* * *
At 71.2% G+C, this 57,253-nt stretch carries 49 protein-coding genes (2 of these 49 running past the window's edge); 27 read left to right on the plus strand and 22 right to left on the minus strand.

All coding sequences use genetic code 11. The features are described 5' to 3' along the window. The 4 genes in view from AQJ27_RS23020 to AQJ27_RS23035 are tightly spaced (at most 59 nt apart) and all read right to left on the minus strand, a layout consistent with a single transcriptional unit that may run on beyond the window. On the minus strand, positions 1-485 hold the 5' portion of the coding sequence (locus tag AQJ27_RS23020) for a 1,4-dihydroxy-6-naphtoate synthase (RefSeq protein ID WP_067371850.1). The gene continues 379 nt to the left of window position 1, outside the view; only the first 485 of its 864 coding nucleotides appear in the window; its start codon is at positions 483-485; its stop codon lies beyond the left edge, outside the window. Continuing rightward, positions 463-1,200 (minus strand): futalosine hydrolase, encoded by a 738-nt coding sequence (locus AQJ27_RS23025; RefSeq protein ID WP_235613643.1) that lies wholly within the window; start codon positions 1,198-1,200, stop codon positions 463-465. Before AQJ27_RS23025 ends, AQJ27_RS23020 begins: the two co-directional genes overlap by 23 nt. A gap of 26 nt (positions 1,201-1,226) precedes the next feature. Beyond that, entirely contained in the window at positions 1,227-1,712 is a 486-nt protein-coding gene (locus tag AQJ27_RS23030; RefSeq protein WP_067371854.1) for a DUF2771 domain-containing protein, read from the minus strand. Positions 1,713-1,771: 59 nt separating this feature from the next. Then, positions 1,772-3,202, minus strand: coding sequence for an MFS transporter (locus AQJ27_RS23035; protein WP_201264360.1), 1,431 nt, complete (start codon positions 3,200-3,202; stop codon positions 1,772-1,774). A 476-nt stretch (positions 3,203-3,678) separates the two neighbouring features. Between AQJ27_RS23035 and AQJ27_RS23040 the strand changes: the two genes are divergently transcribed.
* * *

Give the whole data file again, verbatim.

At 71.2% G+C, this 57,253-nt stretch carries 49 protein-coding genes (2 of these 49 running past the window's edge); 27 read left to right on the plus strand and 22 right to left on the minus strand.

All coding sequences use genetic code 11. The features are described 5' to 3' along the window. The 4 genes in view from AQJ27_RS23020 to AQJ27_RS23035 are tightly spaced (at most 59 nt apart) and all read right to left on the minus strand, a layout consistent with a single transcriptional unit that may run on beyond the window. On the minus strand, positions 1-485 hold the 5' portion of the coding sequence (locus tag AQJ27_RS23020) for a 1,4-dihydroxy-6-naphtoate synthase (RefSeq protein ID WP_067371850.1). The gene continues 379 nt to the left of window position 1, outside the view; only the first 485 of its 864 coding nucleotides appear in the window; its start codon is at positions 483-485; its stop codon lies beyond the left edge, outside the window. Continuing rightward, positions 463-1,200 (minus strand): futalosine hydrolase, encoded by a 738-nt coding sequence (locus AQJ27_RS23025; RefSeq protein ID WP_235613643.1) that lies wholly within the window; start codon positions 1,198-1,200, stop codon positions 463-465. Before AQJ27_RS23025 ends, AQJ27_RS23020 begins: the two co-directional genes overlap by 23 nt. A gap of 26 nt (positions 1,201-1,226) precedes the next feature. Beyond that, entirely contained in the window at positions 1,227-1,712 is a 486-nt protein-coding gene (locus tag AQJ27_RS23030; RefSeq protein WP_067371854.1) for a DUF2771 domain-containing protein, read from the minus strand. Positions 1,713-1,771: 59 nt separating this feature from the next. Then, positions 1,772-3,202, minus strand: coding sequence for an MFS transporter (locus AQJ27_RS23035; protein WP_201264360.1), 1,431 nt, complete (start codon positions 3,200-3,202; stop codon positions 1,772-1,774). A 476-nt stretch (positions 3,203-3,678) separates the two neighbouring features. Between AQJ27_RS23035 and AQJ27_RS23040 the strand changes: the two genes are divergently transcribed.